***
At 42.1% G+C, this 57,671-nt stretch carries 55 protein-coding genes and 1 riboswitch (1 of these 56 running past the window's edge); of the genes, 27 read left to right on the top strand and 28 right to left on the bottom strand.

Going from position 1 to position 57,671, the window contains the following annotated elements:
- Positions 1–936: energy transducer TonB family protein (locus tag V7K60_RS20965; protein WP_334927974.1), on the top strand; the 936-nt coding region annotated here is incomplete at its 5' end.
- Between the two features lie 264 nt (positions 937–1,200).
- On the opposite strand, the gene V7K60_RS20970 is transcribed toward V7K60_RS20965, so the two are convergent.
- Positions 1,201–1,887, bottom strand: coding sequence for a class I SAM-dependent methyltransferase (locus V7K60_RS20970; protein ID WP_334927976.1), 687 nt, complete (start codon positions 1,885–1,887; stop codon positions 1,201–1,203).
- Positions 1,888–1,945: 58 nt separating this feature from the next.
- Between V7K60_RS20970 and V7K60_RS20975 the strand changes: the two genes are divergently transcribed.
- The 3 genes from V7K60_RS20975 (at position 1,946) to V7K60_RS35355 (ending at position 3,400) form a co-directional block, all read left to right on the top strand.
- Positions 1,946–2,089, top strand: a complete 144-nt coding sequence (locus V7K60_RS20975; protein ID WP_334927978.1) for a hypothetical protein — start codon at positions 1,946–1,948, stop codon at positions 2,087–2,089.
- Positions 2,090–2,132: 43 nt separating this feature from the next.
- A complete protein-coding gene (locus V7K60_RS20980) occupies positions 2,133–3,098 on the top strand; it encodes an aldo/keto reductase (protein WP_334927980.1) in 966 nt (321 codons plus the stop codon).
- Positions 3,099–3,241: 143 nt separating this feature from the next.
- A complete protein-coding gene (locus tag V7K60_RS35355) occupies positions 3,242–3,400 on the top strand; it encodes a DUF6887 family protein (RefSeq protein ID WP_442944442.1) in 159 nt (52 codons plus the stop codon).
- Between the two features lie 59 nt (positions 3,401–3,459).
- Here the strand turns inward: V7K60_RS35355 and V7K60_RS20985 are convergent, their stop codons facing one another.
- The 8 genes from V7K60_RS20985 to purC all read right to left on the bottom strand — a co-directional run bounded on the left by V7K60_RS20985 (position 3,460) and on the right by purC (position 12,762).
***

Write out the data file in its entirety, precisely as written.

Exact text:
At 42.1% G+C, this 57,671-nt stretch carries 55 protein-coding genes and 1 riboswitch (1 of these 56 running past the window's edge); of the genes, 27 read left to right on the top strand and 28 right to left on the bottom strand.

Going from position 1 to position 57,671, the window contains the following annotated elements:
- Positions 1–936: energy transducer TonB family protein (locus tag V7K60_RS20965; protein WP_334927974.1), on the top strand; the 936-nt coding region annotated here is incomplete at its 5' end.
- Between the two features lie 264 nt (positions 937–1,200).
- On the opposite strand, the gene V7K60_RS20970 is transcribed toward V7K60_RS20965, so the two are convergent.
- Positions 1,201–1,887, bottom strand: coding sequence for a class I SAM-dependent methyltransferase (locus V7K60_RS20970; protein ID WP_334927976.1), 687 nt, complete (start codon positions 1,885–1,887; stop codon positions 1,201–1,203).
- Positions 1,888–1,945: 58 nt separating this feature from the next.
- Between V7K60_RS20970 and V7K60_RS20975 the strand changes: the two genes are divergently transcribed.
- The 3 genes from V7K60_RS20975 (at position 1,946) to V7K60_RS35355 (ending at position 3,400) form a co-directional block, all read left to right on the top strand.
- Positions 1,946–2,089, top strand: a complete 144-nt coding sequence (locus V7K60_RS20975; protein ID WP_334927978.1) for a hypothetical protein — start codon at positions 1,946–1,948, stop codon at positions 2,087–2,089.
- Positions 2,090–2,132: 43 nt separating this feature from the next.
- A complete protein-coding gene (locus V7K60_RS20980) occupies positions 2,133–3,098 on the top strand; it encodes an aldo/keto reductase (protein WP_334927980.1) in 966 nt (321 codons plus the stop codon).
- Positions 3,099–3,241: 143 nt separating this feature from the next.
- A complete protein-coding gene (locus tag V7K60_RS35355) occupies positions 3,242–3,400 on the top strand; it encodes a DUF6887 family protein (RefSeq protein ID WP_442944442.1) in 159 nt (52 codons plus the stop codon).
- Between the two features lie 59 nt (positions 3,401–3,459).
- Here the strand turns inward: V7K60_RS35355 and V7K60_RS20985 are convergent, their stop codons facing one another.
- The 8 genes from V7K60_RS20985 to purC all read right to left on the bottom strand — a co-directional run bounded on the left by V7K60_RS20985 (position 3,460) and on the right by purC (position 12,762).